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Re: [PATCH] [ARC] Improve filtering instructions while disassembling.
Right - I think that I have to step in here.
I believe that what Andrew was trying to say is that it is a poor
idea to implement Claudiu's proposed solution to this problem if
Synopsis are already working on a better solution that will be
made available in the future. Unless, that is, there is an
urgent need for a solution right now.
The point being that the current proposed solution does have
limitations, and that we do not want to user's to become accustomed
to it, if it is just going to be replaced in the future.
So - Claudiu, Cupertino - is there a need for this solution to go
in now ? Would it impact the ARC user community if we wait for
your note-based ABI solution to be ready ?
[As an aside, you might want to consider the binutils community
as a good place for reviewing proposed ABI changes like this. I
think that there is a lot of experience here in working with ABI
tags and notes in general].
If the proposed patch were to go in then I think that it would
need a few changes to make it acceptable. Specifically:
* Make the selection of a subclass mandatory.
Ie if the disassembler encounters an encoding with multiple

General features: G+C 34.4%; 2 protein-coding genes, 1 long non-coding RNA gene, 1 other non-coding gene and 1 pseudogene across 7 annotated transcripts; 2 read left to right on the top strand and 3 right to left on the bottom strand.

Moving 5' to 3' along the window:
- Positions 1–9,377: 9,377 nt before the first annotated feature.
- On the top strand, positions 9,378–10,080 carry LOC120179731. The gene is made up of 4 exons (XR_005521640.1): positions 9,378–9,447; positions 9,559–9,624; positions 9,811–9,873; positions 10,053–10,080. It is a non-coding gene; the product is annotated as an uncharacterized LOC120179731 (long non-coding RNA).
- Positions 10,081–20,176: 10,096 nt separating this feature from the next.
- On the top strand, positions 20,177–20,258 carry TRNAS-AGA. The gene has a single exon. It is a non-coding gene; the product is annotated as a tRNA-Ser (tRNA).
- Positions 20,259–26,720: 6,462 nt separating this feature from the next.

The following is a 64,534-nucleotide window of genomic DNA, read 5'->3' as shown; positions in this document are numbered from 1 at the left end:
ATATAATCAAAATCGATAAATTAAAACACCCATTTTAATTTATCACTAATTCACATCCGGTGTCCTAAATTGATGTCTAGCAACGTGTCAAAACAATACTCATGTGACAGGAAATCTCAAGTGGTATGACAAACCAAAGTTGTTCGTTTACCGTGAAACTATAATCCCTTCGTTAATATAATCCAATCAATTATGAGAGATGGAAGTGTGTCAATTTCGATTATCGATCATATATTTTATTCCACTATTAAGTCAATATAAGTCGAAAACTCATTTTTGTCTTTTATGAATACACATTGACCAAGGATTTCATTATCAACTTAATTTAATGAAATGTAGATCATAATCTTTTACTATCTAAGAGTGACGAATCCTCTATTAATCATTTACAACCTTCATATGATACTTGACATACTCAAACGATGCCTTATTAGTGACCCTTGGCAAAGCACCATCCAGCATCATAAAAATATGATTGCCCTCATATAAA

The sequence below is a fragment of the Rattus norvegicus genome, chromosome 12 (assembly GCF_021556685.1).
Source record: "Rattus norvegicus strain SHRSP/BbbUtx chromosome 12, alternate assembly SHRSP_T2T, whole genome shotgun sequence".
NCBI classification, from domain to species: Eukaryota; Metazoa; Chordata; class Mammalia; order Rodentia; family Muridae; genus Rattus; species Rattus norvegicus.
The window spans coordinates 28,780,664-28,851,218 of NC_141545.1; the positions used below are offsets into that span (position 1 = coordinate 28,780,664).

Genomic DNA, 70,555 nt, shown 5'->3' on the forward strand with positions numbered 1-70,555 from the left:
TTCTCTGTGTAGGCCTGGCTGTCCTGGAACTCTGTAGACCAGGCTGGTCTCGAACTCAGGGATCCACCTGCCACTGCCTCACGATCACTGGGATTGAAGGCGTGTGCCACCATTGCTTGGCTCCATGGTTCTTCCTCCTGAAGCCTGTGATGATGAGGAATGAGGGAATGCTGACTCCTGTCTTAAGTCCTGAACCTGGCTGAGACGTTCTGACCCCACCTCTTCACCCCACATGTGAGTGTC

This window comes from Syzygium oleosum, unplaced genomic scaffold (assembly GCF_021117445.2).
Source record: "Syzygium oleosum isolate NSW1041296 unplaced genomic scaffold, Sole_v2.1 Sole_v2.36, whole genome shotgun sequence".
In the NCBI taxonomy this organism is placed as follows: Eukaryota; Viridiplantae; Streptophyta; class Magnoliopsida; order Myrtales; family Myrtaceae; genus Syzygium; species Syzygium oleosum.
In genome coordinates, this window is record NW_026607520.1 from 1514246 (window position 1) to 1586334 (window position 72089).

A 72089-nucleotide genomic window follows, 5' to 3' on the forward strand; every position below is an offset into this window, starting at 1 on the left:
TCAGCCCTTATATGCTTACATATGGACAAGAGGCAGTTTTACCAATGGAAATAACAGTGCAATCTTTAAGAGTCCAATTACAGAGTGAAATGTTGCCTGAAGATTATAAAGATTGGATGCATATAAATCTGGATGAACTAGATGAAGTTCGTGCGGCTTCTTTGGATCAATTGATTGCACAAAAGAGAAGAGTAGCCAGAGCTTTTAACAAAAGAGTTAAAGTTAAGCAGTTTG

potential decodings and it has not been told which subclass
to use, then it should issue an error message (or maybe a
warning) asking the user to provide the correct command line
The exception to this would be if the toolchain has been
built with the --with-cpu=ARCxxx option specified on the
configure command line. Currently this option is only
interpreted by GAS, but it could/should be extended to the
opcodes library to provide a default for disassembly.
* Note in the documentation and the --help output that the
subclass section option may be deprecated in the future.
* If the disassembler can produce the wrong output, then
include a testcase that does this, to remind us that the
problem needs to be addressed. I do not think that this
test should be XFAILed however, as although the failure
might be expected, its purpose is to remind us that there
is a problem and that it needs to be fixed.